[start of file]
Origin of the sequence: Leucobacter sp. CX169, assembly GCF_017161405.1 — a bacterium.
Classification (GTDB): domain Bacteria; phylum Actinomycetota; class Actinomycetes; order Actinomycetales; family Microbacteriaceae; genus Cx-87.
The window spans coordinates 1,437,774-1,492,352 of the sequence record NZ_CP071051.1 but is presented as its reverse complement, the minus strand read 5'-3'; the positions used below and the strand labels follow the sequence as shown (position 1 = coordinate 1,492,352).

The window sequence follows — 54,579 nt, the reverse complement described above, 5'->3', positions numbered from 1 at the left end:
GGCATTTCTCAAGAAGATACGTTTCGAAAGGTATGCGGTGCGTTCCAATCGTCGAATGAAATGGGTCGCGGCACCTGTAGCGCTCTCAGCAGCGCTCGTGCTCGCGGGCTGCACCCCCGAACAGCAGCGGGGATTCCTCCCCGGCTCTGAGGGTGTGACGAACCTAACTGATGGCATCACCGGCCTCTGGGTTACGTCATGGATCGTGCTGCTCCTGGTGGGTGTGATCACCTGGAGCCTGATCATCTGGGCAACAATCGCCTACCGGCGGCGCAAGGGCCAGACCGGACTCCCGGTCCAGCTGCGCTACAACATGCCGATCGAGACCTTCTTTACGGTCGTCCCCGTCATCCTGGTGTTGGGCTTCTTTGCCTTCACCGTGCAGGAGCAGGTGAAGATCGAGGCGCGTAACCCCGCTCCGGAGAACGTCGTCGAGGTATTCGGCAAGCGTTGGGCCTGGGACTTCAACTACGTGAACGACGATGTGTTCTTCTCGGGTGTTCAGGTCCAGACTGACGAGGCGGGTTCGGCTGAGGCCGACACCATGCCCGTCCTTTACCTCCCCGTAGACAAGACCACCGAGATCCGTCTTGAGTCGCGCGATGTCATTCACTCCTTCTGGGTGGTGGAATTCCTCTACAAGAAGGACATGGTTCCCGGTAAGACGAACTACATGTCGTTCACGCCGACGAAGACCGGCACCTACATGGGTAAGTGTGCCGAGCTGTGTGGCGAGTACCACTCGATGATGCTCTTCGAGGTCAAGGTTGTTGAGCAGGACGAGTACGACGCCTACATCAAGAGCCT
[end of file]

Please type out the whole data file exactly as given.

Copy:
Origin of the sequence: Leucobacter sp. CX169, assembly GCF_017161405.1 — a bacterium.
Classification (GTDB): domain Bacteria; phylum Actinomycetota; class Actinomycetes; order Actinomycetales; family Microbacteriaceae; genus Cx-87.
The window spans coordinates 1,437,774-1,492,352 of the sequence record NZ_CP071051.1 but is presented as its reverse complement, the minus strand read 5'-3'; the positions used below and the strand labels follow the sequence as shown (position 1 = coordinate 1,492,352).

The window sequence follows — 54,579 nt, the reverse complement described above, 5'->3', positions numbered from 1 at the left end:
GGCATTTCTCAAGAAGATACGTTTCGAAAGGTATGCGGTGCGTTCCAATCGTCGAATGAAATGGGTCGCGGCACCTGTAGCGCTCTCAGCAGCGCTCGTGCTCGCGGGCTGCACCCCCGAACAGCAGCGGGGATTCCTCCCCGGCTCTGAGGGTGTGACGAACCTAACTGATGGCATCACCGGCCTCTGGGTTACGTCATGGATCGTGCTGCTCCTGGTGGGTGTGATCACCTGGAGCCTGATCATCTGGGCAACAATCGCCTACCGGCGGCGCAAGGGCCAGACCGGACTCCCGGTCCAGCTGCGCTACAACATGCCGATCGAGACCTTCTTTACGGTCGTCCCCGTCATCCTGGTGTTGGGCTTCTTTGCCTTCACCGTGCAGGAGCAGGTGAAGATCGAGGCGCGTAACCCCGCTCCGGAGAACGTCGTCGAGGTATTCGGCAAGCGTTGGGCCTGGGACTTCAACTACGTGAACGACGATGTGTTCTTCTCGGGTGTTCAGGTCCAGACTGACGAGGCGGGTTCGGCTGAGGCCGACACCATGCCCGTCCTTTACCTCCCCGTAGACAAGACCACCGAGATCCGTCTTGAGTCGCGCGATGTCATTCACTCCTTCTGGGTGGTGGAATTCCTCTACAAGAAGGACATGGTTCCCGGTAAGACGAACTACATGTCGTTCACGCCGACGAAGACCGGCACCTACATGGGTAAGTGTGCCGAGCTGTGTGGCGAGTACCACTCGATGATGCTCTTCGAGGTCAAGGTTGTTGAGCAGGACGAGTACGACGCCTACATCAAGAGCCT